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Floyd
20-09-2006, 09:14 AM
Oil Coolers

I need some advice on oil coolers. Ive just purchased a nearly new kit with braided hoses, remote oil filter and cooler rad. With the limited investigation available to me, it seems it was genuinely removed to allow fitment of a FMIC and had not been on an engine that had spun a bearing. Saying that I want advice on the best way to clean it thoroughly?

I also want advice on what is the best way to plumb it in filter first then cooler or vice versa? Should I build in a tap for oil changing duties? What is the best procedure for refilling?

F

leavingeasy
20-09-2006, 10:00 AM
Never EVER buy a second hand oil cooler- you never know who might be selling it!

Badger
20-09-2006, 10:44 AM
Find a place to mount your cooler first, then you can sort the plumbing, as it has to go to the take off plate. When situating your cooler, make sure it will receive a flow of air, and it is protected from stones/flying debris.

Run it with a thermostat, oil too cold is as dangerous as oil too hot. Make sure the connections are leak free. Oil change will require more oil, so fill with usual amount, to max mark, then start the engine, allow to run briefly, there is a small amount of flow to the cooler at all times, so it will fill. Then stop engine, wait for a period of time, for oil to return to the sump, then check level again.

Cleaning out the cooler, fill with degreaer, leave to soak, then rinse with water, if possible rig up a hose and check for leaks, by performing a small pressure test. Then leave to dry on a radiator, then fill with clean oil just in case any degreaser is still present, then drain, and fit.

Floyd
20-09-2006, 11:22 AM
Originally posted by leavingeasy@Sep 20 2006, 10:00 AM
Never EVER buy a second hand oil cooler- you never know who might be selling it!
Never ever buy one from this man :lol: :wave:

I am 99% sure it's OK but the clean will make me feel better. Thanks for the info Badger :thumb: I have a take off plate, remote oil filter head, cooler and 3 hoses. I don't have a thermostat but a cunning plan instead - I'm going to try and mount the cooler where the fog light goes on an impreza. In winter I'll replace the fog light cover, thus blocking the cooler and vice versa in summer and track days. I'll keep an eye on the oil temps anyway too.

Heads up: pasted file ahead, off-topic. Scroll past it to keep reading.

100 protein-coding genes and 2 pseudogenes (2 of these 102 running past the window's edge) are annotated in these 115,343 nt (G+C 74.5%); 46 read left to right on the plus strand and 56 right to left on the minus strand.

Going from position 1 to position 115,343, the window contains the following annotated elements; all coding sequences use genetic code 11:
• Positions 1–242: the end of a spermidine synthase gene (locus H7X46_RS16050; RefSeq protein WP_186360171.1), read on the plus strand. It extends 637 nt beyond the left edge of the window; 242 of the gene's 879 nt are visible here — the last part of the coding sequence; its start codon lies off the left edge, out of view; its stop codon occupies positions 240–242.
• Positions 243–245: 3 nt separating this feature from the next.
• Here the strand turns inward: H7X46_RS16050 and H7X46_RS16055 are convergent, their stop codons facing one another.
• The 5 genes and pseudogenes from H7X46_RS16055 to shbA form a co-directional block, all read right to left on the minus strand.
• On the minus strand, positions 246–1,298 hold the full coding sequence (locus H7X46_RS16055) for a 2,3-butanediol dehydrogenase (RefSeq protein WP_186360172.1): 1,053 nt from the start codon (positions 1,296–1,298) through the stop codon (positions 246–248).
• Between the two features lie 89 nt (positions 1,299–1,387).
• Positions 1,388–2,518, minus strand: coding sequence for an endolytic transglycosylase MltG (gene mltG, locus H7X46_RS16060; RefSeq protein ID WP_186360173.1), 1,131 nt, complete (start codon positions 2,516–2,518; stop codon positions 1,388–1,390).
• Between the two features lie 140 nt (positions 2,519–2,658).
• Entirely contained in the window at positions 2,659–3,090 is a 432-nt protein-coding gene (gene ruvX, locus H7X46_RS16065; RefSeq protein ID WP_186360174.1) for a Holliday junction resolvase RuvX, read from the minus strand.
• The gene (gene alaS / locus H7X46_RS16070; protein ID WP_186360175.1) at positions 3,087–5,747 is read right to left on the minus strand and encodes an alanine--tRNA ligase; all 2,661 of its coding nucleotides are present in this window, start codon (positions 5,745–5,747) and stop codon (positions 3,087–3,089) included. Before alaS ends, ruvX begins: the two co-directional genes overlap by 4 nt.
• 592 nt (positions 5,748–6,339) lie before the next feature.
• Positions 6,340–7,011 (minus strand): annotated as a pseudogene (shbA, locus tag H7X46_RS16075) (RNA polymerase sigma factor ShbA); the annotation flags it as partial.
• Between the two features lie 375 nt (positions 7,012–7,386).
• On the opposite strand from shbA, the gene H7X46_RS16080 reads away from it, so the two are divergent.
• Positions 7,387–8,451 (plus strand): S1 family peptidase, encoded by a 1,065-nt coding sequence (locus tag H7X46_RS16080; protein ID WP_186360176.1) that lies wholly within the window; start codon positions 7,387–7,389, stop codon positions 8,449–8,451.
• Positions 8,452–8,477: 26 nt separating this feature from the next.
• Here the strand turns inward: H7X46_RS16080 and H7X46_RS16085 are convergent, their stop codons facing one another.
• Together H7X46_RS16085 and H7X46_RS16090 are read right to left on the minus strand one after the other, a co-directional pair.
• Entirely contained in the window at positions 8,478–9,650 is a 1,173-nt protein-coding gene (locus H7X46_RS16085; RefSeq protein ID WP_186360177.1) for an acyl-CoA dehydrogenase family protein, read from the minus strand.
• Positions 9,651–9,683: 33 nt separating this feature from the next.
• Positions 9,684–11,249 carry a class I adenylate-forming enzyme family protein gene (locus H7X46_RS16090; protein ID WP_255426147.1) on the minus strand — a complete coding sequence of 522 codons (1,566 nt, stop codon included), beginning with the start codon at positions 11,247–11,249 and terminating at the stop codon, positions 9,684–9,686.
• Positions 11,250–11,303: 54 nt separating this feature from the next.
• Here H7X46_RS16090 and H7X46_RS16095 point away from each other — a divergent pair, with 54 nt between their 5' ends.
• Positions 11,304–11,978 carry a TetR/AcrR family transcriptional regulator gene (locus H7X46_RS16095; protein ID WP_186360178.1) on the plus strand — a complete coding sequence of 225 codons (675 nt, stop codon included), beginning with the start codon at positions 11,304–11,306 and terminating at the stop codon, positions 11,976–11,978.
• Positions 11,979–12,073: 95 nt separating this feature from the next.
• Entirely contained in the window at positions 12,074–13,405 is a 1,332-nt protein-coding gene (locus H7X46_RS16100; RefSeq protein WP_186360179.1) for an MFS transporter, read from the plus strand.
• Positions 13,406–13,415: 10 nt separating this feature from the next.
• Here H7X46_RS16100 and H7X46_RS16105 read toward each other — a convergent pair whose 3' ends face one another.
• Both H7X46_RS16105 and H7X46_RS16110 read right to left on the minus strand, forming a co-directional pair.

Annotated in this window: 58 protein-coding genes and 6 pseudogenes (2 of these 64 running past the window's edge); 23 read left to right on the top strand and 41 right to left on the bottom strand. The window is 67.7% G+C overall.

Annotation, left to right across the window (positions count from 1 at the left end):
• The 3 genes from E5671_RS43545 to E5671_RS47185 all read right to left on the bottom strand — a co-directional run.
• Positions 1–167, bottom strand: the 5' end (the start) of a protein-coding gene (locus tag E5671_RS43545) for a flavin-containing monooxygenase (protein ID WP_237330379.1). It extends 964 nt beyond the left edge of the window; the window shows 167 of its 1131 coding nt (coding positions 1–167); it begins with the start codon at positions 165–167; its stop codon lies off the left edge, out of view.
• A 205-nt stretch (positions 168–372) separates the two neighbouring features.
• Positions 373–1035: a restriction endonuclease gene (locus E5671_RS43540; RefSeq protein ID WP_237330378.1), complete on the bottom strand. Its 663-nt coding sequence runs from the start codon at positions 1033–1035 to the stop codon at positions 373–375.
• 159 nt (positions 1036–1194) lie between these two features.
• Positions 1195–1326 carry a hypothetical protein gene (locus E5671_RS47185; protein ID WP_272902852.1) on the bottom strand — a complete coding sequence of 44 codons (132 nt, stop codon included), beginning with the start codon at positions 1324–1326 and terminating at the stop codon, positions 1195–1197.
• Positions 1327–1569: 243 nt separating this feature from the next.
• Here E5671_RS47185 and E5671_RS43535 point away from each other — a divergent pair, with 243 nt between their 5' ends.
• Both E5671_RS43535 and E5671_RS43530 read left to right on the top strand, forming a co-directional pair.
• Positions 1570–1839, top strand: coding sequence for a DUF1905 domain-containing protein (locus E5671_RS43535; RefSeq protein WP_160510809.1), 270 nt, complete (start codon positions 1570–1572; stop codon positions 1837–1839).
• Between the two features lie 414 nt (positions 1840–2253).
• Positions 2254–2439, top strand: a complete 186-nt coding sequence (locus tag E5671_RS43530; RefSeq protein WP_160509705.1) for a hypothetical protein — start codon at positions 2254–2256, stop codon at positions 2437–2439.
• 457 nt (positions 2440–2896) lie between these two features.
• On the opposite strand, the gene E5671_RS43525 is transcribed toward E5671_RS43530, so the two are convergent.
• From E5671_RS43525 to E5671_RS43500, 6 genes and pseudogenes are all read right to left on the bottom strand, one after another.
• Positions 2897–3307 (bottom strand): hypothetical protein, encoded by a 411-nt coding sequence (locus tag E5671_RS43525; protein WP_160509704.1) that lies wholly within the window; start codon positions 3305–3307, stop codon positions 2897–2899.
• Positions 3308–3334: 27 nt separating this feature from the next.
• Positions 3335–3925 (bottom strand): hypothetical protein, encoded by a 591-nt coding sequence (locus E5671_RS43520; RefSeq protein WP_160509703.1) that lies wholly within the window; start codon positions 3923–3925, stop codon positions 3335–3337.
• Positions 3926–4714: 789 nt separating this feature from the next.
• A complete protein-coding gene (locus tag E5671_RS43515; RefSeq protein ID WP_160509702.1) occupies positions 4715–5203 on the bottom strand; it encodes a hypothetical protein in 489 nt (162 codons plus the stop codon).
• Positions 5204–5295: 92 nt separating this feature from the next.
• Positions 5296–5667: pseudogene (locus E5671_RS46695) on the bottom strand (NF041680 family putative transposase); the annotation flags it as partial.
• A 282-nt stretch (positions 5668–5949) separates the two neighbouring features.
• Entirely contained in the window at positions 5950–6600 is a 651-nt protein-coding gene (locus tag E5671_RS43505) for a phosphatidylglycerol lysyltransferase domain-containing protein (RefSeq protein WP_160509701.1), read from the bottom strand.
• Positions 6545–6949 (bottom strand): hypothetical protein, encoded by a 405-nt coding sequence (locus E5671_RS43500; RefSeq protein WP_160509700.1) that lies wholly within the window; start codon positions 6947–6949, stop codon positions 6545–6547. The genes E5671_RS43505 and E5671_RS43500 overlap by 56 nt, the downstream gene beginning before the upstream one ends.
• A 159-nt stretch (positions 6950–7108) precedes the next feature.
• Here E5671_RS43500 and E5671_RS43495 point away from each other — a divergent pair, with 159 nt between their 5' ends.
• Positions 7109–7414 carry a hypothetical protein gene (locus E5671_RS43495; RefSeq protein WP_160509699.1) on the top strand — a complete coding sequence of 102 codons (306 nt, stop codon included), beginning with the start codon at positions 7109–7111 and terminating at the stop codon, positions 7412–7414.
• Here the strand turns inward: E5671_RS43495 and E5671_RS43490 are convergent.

If I had a thermostat then I'm not sure how it would be plumbed in?

I still need advice on which to plumb in first - filter or cooler in oil flow direction?

Cheers
F

GVK
20-09-2006, 11:41 AM
Floyd, I don't know how much you paid for the kit but for what it costs get another oil cooler element, as Nick says, you don't know what nasties have been in there and flushing doesn't always work 100% ...

Wash the pipes out by all means tho :thumb:

Badger
20-09-2006, 11:57 AM
Filter first, its the first component it would have gone through if you werent using a remote reservoir head.

Why are you using a remote filter, is space tight?

pete_rallye
20-09-2006, 12:26 PM
You can get take off plates with a thermostat already fitted, this is what I use and cost about 30. Much better than covering it over in winter, as the oil will still circulate through the coler which isn't ideal when it's -3c!

To clean mine out I boiled the kettle quite a few times, poured the boiling water into the cooler, left it for a while, gave it a bit of a shake, and then drained it, do it enough times and you should get all the shit out of it. Then I popped it in the oven to dry it out....!

Floyd
20-09-2006, 12:37 PM
The remote filter just came with the kit but I'd have to buy another take off if I didn't use it :( If I did that and bought another cooler then I may as well have bought brand new :(

As it is I'm pretty happy that its not 'bearing'd' so I'll give it a jolly good wash.

Filter first makes sense but it crossed my mind that if I put it post cooler then it could filter and debris missed from cleaning it :whistle:

There is another issue. The hoses and connectors have been sealed with a white sealant. Some of which needs to be removed. I would have sealed it with ptfe as its easier to remove for cleaning etc. How best to get the sealant off?

F

pete_rallye
20-09-2006, 12:48 PM
Depending on what sealant it is a bit of heat (blowtorch) usually does the trick. Then scrape whats left out with a fine screwdriver/knife etc.